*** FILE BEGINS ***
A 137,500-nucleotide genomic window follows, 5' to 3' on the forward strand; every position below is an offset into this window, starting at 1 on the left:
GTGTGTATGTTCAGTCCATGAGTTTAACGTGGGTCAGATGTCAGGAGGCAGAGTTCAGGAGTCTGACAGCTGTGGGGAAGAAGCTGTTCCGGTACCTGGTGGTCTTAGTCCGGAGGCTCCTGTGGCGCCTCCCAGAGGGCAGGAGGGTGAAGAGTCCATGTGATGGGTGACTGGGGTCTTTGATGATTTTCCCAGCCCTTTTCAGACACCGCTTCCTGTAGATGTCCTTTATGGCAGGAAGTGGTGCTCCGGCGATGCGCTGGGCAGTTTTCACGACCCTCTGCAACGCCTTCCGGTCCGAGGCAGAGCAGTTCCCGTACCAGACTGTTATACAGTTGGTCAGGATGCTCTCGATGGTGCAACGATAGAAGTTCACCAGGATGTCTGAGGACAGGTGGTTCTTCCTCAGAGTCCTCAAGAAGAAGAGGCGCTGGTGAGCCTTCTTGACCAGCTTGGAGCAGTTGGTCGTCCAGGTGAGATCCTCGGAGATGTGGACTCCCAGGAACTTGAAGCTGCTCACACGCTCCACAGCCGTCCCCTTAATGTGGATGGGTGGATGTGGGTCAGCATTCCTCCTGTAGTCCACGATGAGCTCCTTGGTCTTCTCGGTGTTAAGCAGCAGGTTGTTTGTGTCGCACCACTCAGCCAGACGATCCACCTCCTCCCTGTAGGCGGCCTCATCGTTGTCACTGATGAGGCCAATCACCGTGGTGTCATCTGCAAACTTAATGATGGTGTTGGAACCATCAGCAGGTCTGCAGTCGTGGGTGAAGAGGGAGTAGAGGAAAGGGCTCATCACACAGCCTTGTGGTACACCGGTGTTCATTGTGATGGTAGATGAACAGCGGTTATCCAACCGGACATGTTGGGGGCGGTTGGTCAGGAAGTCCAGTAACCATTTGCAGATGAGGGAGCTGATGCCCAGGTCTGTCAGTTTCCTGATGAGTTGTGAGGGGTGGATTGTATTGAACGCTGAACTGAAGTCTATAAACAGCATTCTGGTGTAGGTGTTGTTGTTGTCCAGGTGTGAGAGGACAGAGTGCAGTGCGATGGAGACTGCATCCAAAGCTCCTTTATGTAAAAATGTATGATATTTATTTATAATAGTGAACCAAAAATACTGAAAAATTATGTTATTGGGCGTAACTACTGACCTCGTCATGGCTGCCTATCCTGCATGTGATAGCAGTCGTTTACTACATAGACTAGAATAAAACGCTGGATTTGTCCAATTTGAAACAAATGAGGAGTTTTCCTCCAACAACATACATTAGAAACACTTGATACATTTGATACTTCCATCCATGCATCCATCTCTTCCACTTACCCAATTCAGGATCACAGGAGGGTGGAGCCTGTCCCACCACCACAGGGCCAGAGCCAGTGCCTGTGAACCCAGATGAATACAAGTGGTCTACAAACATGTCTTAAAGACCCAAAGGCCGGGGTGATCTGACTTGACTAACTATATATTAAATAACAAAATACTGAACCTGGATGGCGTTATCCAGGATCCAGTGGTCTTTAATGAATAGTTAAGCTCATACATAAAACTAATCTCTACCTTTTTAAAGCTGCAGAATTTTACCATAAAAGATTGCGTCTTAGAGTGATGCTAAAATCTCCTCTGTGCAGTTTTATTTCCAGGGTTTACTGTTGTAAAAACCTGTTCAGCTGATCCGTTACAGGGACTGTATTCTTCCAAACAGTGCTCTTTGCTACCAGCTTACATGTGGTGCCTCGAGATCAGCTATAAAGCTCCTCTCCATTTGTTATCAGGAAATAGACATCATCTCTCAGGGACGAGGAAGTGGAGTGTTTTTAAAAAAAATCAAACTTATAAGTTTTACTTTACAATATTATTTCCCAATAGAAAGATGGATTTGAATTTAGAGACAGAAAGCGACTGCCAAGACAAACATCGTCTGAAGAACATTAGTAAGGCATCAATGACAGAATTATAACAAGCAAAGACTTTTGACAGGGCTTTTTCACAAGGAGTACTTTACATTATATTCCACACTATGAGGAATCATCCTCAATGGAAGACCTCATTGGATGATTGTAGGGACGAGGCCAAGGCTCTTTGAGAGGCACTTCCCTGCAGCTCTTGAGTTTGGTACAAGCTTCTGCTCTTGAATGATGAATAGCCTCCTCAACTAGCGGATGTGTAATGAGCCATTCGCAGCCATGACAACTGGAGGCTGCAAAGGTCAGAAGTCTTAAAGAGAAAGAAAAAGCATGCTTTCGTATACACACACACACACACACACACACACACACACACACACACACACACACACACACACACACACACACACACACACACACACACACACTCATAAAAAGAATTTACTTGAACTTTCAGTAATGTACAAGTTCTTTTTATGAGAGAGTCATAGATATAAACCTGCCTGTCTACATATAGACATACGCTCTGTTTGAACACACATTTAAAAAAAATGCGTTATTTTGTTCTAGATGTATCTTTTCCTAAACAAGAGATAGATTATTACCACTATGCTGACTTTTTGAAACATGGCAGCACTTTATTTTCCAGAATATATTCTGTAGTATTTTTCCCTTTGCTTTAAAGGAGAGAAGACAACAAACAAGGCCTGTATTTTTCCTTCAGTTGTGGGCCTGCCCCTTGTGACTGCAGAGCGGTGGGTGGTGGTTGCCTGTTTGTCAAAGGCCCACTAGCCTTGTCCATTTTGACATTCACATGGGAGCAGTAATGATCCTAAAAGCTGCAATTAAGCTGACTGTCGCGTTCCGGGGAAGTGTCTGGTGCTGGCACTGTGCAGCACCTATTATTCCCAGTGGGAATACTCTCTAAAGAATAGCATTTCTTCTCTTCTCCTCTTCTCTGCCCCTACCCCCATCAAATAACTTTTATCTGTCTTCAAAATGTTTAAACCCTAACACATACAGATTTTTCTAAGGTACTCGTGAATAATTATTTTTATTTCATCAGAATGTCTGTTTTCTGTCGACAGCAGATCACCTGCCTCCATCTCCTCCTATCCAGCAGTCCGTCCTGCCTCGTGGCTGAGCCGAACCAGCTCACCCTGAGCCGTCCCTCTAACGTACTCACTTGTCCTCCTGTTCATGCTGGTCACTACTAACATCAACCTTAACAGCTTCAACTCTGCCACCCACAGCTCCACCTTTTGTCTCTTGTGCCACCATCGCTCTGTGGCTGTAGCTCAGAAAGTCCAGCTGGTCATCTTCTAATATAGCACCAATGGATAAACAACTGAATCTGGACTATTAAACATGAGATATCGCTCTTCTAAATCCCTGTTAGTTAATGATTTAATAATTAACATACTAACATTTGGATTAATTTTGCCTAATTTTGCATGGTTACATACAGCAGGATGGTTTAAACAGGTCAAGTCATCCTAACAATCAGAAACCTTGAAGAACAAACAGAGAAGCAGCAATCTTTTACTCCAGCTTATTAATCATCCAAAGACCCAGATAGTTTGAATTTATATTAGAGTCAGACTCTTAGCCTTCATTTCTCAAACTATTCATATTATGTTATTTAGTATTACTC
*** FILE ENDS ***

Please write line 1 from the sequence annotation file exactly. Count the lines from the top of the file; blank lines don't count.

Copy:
A 137,500-nucleotide genomic window follows, 5' to 3' on the forward strand; every position below is an offset into this window, starting at 1 on the left: